After the zoosadist ring was exposed, news stopped coming and went on pause. Months later, ring member Kero briefly appeared online while a few of his followers hoped for a comeback. The renewed attention made me look more and find something new. It ties to Part 3 about frustrations of trying to report a safety risk to cons, where I asked what a rape target might face in the circumstances.
A video of Tim having sex with a minor was planned in the ring and made for trading. It wasn’t leaked, but it turned up another way. As soon as I knew it was real, the police were helped to receive it. I was briefly able to see a still without touching it (no possessing, just a glimpse to prove it’s real). I have nothing else to do with it, except verifying it exists for reporting while other details need to be withheld for security.
Tim’s trademark fursuit was on the right side on top, with another person on the left on bottom, feet in the air wearing pink and black striped socks. They were on a bed by a window. People who know this video can recognize the details. A video made in a car is also “in the wild”. There’s corroboration in the chat logs about recording dates, methods, lengths, places, “jail worthy” video, “teen”, minor, and code “RLC” (real life cub) — and hiding things from parents.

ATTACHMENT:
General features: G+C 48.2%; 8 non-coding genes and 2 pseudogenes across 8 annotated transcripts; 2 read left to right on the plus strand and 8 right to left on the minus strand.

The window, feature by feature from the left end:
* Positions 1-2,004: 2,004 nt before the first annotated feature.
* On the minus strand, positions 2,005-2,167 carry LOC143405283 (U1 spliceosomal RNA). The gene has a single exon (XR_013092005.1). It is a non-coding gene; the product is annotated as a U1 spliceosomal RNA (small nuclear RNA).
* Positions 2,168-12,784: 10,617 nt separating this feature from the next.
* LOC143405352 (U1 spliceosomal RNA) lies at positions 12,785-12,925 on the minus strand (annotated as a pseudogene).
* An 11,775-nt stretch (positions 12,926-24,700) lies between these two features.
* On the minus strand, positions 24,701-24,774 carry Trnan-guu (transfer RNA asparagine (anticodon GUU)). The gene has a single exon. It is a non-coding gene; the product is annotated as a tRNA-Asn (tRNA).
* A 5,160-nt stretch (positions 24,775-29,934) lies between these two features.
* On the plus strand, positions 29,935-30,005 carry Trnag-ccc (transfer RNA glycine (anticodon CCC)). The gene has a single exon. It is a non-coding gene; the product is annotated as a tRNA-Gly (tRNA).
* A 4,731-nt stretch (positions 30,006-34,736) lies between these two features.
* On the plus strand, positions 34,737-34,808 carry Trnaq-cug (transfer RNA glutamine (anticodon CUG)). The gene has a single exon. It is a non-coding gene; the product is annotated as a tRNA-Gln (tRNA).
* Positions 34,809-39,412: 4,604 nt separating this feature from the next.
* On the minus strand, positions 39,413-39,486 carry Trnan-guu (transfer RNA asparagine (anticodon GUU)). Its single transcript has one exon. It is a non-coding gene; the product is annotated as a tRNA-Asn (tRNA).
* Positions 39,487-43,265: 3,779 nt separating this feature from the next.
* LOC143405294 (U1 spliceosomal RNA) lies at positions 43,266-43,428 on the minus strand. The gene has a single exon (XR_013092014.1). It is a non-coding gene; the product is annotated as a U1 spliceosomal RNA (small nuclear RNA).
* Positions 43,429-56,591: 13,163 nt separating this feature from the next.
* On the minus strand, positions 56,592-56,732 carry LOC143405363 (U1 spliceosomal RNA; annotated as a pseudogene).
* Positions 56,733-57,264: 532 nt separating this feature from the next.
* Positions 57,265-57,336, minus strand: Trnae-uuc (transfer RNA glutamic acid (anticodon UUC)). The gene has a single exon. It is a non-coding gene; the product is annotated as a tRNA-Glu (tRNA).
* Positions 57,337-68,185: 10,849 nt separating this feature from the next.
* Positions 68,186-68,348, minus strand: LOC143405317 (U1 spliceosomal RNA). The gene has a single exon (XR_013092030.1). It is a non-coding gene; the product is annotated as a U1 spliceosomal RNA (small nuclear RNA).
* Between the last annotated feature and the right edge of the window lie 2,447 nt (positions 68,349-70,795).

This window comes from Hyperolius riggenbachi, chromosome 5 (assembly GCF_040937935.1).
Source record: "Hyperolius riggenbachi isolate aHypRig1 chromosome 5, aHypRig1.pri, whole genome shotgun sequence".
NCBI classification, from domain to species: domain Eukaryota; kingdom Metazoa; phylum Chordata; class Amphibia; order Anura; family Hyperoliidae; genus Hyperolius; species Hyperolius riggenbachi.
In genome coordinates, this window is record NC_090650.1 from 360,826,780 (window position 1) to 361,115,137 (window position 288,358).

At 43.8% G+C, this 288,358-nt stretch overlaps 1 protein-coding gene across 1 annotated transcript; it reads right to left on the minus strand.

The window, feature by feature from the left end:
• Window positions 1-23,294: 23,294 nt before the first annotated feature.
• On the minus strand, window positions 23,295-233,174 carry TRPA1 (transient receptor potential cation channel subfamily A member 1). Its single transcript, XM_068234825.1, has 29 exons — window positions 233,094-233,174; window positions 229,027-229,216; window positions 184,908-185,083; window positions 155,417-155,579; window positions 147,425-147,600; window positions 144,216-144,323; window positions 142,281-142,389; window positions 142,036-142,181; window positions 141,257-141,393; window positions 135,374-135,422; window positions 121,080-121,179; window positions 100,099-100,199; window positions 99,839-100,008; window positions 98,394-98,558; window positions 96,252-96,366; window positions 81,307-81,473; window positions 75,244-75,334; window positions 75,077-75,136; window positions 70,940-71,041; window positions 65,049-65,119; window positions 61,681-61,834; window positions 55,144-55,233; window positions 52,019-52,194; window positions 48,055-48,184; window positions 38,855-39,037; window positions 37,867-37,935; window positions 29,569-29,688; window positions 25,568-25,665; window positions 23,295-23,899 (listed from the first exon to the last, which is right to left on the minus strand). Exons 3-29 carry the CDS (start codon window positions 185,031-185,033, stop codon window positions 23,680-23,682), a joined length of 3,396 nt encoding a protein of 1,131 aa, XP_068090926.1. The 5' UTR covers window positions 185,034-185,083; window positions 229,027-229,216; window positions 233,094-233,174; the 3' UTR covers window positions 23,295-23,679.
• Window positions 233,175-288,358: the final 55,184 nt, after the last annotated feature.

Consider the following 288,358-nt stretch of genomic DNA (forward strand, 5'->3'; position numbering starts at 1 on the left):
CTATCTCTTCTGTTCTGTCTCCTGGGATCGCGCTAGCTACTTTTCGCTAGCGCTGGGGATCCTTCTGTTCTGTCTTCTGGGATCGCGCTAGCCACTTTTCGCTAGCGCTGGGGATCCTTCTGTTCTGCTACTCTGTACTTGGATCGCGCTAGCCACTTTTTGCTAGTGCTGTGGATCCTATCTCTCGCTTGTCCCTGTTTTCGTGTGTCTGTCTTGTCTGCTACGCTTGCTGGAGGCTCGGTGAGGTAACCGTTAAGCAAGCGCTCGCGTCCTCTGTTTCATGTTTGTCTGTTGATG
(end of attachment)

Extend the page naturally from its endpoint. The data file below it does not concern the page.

- Telegram channel: A detailed breakdown of Tim’s logs with over 650 screenshots. (Text only without illegal content.)
I learned that people get different excuses about the video depending on how much they know. It’s claimed the minor was 18, or it was OK because the minor asked for sex, or is still together with Tim. What goes unmentioned is how the video was planned in the ring and made for trading with members to gain favors. That makes new victims and feeds the demand of predators.